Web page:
Issue Number: 105   February 2014

French gas hubs and price divergence

Last month's MZINE examined the price convergence between two of Germany's emerging gas hubs, NetConnect Germany (NCG) and Gaspool (GPL). It was noted that this price convergence between the hubs was largely the result of a liberalisation of Germany's gas market, and forms part of a wider structural change in European gas markets that has happened over the last decade.

However, not all gas hubs in the EU conform to close levels of price convergence. This month's article examines France's gas market(s), first giving a brief history of its gas industry, and then looking at the contemporary market, where the main gas hubs, PEG Nord and PEG Sud, show worrying levels of price divergence, suggesting a lack of market integration. The French energy regulator, CRE, has expressed concern about the large premium of the PEG Sud spot market where customers are sometimes paying upto €16/MWh more for gas than in the PEG Nord market. Head of CRE, Philippe de Ladoucette, has recently said that the 'situation is very damaging for industrial players in the south of France'. These industries currently consume around 10% of France's annual gas demand [1].

Brief history of gas in France

In 1998, the member states of the EU set about liberalising their energy markets, opening them up to competition, following the enactment of the First EU Gas Directive (Directive 98/30 of 22 June 1998). Whilst this Directive was transposed into French law in 2003, effective liberalisation did not come about until July 2007 [2]. Natural gas is now bought and sold on the wholesale market, giving way to a transport network of French gas called 'gas exchange points' (PEGs) [3]. As of 1 January 2009, there is a PEG in each of the balancing zones of the French network: PEG Nord and PEG Sud located on the network GRTgaz, and PEG Southwest located on the transport network TIGF. Previously, there were 5 balancing zones in 2005, and 7 in 2003 as figure 1 shows. The merger between the balancing zones has been intended to simplify market access and optimize arbitrage potential for shippers between various gas sources, thus strengthening security of supply.

Figure 1 [4].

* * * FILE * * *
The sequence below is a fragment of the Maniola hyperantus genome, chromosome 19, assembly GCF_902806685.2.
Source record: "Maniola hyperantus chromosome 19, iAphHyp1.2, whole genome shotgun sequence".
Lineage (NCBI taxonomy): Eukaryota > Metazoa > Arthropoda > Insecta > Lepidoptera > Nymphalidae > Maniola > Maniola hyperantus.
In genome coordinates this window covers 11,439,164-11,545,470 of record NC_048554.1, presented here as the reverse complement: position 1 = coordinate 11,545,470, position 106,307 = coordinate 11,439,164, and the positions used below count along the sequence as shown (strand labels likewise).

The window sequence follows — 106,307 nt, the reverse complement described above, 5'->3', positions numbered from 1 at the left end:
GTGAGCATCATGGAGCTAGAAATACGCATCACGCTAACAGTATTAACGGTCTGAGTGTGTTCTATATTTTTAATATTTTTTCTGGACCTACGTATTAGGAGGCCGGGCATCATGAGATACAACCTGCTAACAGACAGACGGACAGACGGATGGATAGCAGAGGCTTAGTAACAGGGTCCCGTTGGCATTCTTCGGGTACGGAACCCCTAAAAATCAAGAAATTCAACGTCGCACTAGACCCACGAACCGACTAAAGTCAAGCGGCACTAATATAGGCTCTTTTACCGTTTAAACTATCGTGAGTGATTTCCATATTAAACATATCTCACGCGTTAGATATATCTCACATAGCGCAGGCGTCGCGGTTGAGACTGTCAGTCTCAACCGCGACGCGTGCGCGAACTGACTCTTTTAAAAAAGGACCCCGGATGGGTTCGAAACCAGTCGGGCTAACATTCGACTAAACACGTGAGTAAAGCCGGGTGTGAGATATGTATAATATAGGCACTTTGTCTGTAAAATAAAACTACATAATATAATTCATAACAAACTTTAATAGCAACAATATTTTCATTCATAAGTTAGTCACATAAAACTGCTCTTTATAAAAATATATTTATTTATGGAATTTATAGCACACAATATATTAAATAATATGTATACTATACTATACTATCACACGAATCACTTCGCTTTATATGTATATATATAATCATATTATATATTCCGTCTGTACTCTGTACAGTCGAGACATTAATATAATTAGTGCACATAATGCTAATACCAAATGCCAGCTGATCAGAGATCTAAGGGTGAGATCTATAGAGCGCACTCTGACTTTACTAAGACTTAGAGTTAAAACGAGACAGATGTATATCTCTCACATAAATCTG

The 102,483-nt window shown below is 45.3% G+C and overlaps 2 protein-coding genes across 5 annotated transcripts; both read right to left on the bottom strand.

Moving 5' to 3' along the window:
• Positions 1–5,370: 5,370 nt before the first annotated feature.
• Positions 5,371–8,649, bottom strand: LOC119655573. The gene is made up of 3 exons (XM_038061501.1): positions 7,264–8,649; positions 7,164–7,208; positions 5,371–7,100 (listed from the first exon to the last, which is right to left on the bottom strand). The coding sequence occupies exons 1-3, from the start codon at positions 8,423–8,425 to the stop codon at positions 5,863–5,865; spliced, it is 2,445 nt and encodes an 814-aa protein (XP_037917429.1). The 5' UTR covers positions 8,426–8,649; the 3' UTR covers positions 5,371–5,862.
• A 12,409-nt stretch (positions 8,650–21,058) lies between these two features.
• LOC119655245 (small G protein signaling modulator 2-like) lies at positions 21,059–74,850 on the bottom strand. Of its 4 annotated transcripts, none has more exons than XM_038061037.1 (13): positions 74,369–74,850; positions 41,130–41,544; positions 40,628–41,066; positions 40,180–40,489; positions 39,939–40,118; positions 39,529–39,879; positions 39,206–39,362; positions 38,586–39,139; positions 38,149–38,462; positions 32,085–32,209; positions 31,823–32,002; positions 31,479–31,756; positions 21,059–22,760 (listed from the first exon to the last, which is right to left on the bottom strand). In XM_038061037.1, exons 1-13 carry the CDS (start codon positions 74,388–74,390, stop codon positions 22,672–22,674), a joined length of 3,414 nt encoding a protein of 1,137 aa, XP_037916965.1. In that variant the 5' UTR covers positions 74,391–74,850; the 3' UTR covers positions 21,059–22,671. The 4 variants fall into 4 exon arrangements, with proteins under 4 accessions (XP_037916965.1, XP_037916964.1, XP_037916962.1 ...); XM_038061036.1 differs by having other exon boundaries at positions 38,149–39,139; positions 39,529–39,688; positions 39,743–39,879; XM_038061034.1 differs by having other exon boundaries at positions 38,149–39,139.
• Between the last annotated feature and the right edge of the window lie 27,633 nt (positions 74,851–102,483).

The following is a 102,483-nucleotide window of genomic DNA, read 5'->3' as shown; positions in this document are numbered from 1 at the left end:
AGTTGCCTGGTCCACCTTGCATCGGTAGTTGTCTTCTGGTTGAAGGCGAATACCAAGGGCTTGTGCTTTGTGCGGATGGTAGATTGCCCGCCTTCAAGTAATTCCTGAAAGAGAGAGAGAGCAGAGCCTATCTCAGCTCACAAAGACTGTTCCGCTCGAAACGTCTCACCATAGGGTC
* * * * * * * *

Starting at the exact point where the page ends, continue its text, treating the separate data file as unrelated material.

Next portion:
Price divergence

The graph below shows the vast volatility in daily average prices for PEG Sud, compared to the relative stability of daily average prices for PEG Nord. The price differential between PEG Nord and PEG Sud became apparent from around the middle of November 2013, when cold weather set in. The differential was at its peak in the middle of December when PEG Sud prices were around €44/MWh whilst PEG Nord was around €28/MWh, a huge difference of €16/MWh.

Figure 2 [5]

Explaining the price differential

There are three chief factors influencing the price disparity between the two hubs: the global prices of LNG, the North-South link within France, and the gas flow to Spain.

Figure 3 [6]

Figure 3 shows that PEG Sud is more reliant on LNG imports than PEG Nord, and receives gas from the two LNG regasification terminals, Fos Tonkin and Fos Cavaou. But the soaring price of LNG on the global market has resulted in the diversion of ships to countries where more is paid for LNG. In the post-Fukushima era, and the subsequent decline of nuclear power, the Asian market is snapping up LNG [7].

Figure 4 shows the higher price paid for LNG on the Asian market compared to gas prices for PEG Sud or PEG Nord. French LNG imports in 2012 decreased by 32% compared with LNG imports in 2011, whereas LNG imports in Asia increased by 9.2% in 2012. LNG is being exported to these Asian countries because of the higher price paid.

Figure 4 [8]

This has resulted in a deficiency of gas in the south of France. Players active at PEG Sud have tried to make up its supply of gas by importing from the north of France. The north of France imports gas via pipeline from Norway, Netherlands and Russia, whilst the south of France enjoys no such supply link. The import of gas from PEG Nord to PEG Sud has been hindered by the limited transmission capacity on the north-south link [9]. The low levels of gas in the PEG Sud network has been exasperated by the gas flow from southwestern France to Spain. There is good reason to sell gas to Spain because gas prices are higher there than in France. Spain has also suffered from increasing LNG demand in Asian countries and the diversion of LNG cargoes. Spain has subsequently increased its demand for cheaper gas via pipeline.


There is no hard and fast solution to the predicament. The CRE response is to push for a single balancing region across France (targeted for 2018). The danger with this option however is that the single balancing point would mask the costs in the north-south congestion. GRTGaz claims that whilst in some years the congestion costs are almost negligible, in other years the congestion costs amount to about €85-175 million per annum, though these amounts could be exaggerated [10].

The large price divergences between the gas hubs is a strong sign to CRE that something must be done. Both suppliers and industrial consumers in the south of France are unhappy with the large premium that comes with the gas. Ultimately, a single gas hub in France is a good long-term aim. But for a proper solution, it is likely that the underlying transmission constraints will have to be fixed first.

Researched and written by MJMEnergy Analyst, Nico Cottrell,


[2] For further information, see

[3] Or 'Point d'Echange de Gaz'.


[5] Graph formulated using the data on Powernext spot indices for the last quarter:;tp=app;n=market;f=listMarketTable;t=layout/gasSpot;fp=system_name:gasSpot;lang=en_US;m=Market_Data





[10] pp. 4-5.

February 2014 MZINE